Most importantly because in his speech today, President Rouhani asked for or as the Financial Times put it, “threatened” to hold a referendum in Iran.
The Iranian president stated that Iran’s constitution allows such referendums for important issues such as economic, political, cultural and social related matters. Although he didn’t specifically say for which issue he wants a referendum, I think its safe to assume that he was talking about the nuclear program. This is right now the most important decision for the nezam or the system of the Islamic Republic to make.
So why would Rouhani call for a referendum?
Most probably because he is confident that the people would back his nuclear strategy, which is assumed to be more flexible than that of the supreme leader Ayatollah Khamenei and the hardliners around him.
Why propose a referendum now?
Here we are looking at two possibilities:
1 – Rouhani is engaged in a behind the scenes tug of war with the hardliners regarding nuclear talks, and he believes that in a referendum the people would back him, thus tipping the balance in his favor.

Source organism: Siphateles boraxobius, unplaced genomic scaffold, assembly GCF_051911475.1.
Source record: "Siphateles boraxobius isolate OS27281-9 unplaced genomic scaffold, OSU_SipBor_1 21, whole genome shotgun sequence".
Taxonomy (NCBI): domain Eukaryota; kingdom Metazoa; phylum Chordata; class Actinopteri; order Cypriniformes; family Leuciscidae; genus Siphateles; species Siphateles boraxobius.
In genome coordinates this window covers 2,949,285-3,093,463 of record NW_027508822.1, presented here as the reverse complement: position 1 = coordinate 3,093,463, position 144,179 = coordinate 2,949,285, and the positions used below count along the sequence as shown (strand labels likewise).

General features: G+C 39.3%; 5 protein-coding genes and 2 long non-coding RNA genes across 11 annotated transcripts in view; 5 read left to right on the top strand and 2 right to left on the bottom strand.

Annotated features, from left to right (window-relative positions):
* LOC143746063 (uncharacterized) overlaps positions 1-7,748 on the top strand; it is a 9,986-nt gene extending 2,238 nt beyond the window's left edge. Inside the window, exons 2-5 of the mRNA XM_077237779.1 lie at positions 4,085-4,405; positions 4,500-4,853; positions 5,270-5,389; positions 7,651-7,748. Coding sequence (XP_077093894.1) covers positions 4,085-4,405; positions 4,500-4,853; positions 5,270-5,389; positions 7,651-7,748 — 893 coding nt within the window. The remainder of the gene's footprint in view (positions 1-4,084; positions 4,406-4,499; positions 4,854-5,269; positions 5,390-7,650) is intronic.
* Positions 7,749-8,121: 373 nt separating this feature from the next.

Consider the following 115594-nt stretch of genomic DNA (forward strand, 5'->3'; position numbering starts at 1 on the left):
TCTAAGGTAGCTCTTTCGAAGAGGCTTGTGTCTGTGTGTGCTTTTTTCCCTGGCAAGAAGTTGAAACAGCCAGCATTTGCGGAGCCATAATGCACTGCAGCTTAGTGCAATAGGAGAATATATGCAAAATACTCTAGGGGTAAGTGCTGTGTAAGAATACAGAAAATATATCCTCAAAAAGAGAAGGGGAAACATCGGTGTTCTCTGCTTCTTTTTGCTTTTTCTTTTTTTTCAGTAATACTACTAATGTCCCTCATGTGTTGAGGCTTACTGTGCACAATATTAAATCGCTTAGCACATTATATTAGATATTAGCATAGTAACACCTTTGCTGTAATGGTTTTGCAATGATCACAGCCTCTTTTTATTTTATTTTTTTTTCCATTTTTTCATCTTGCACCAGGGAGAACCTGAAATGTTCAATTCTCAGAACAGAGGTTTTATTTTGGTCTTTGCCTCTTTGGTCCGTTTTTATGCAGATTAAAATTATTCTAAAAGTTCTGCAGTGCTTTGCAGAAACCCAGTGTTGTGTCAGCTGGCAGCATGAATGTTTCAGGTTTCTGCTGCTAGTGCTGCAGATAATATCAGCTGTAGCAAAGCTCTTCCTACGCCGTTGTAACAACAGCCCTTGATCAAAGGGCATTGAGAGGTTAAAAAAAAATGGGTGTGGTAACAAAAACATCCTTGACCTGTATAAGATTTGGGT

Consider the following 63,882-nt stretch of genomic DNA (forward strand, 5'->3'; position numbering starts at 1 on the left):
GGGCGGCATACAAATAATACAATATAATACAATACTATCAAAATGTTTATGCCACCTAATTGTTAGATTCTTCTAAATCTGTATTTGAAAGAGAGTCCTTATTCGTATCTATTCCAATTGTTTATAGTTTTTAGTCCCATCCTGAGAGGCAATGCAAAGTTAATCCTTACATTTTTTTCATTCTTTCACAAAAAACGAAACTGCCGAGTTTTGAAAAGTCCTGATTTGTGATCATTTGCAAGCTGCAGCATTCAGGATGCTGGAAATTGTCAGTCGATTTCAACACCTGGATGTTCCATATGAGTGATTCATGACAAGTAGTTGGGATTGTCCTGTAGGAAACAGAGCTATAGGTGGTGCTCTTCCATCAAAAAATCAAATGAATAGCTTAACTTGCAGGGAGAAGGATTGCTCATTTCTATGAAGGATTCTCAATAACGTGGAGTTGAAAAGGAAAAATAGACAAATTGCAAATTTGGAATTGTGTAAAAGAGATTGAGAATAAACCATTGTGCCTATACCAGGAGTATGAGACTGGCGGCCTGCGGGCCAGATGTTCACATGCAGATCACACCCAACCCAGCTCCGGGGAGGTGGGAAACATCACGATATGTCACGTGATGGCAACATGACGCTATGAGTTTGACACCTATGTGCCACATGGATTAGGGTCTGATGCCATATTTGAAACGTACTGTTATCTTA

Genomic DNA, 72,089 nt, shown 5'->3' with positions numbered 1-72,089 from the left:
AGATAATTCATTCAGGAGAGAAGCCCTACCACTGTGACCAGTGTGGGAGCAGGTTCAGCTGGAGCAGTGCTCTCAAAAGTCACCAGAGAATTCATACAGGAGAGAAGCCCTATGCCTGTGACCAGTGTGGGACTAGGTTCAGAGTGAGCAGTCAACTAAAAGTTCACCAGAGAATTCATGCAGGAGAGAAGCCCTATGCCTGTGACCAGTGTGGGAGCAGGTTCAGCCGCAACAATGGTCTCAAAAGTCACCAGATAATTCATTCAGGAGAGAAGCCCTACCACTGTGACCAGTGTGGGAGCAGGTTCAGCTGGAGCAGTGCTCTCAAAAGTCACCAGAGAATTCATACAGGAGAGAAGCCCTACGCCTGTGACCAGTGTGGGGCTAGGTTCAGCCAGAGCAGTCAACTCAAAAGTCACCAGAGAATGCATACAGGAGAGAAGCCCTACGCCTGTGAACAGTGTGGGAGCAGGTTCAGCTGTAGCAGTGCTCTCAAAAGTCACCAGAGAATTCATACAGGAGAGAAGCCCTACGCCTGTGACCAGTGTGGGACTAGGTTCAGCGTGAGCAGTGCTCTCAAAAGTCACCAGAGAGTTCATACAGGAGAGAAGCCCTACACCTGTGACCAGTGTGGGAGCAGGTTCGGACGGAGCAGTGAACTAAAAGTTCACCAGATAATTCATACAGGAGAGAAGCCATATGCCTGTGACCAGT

2- give Ayatollah Khamenei a ladder to climb down from his current nuclear position. When it comes to face-saving, a referendum would provide the perfect excuse for the supreme leader. Ayatollah Khamenei could say that he didn’t want to compromise with the Americans, but as the people demanded otherwise, he had no other choice but to listen, “as he has always done” or so he could claim.
In the same speech today Rouhani also attacked monopolistic powers in Iran (in other words the Revolutionary Guards).
What next? – short-term
The Revolutionary Guards and the hardliners are not going to sit still. Rouhani should expect retaliation from them, perhaps in the parliamenet. They could dismiss yet another one of his minister.
What next? – long-term
Difficult to say. But if Rouhani feels confident enough to challenge the IRGC and the hardliners to a referendum, then it seems he is not as passive as some believed he was going to be (regarding the nuclear program). It also seems that the people could live with what the hardliners call “a bad deal”.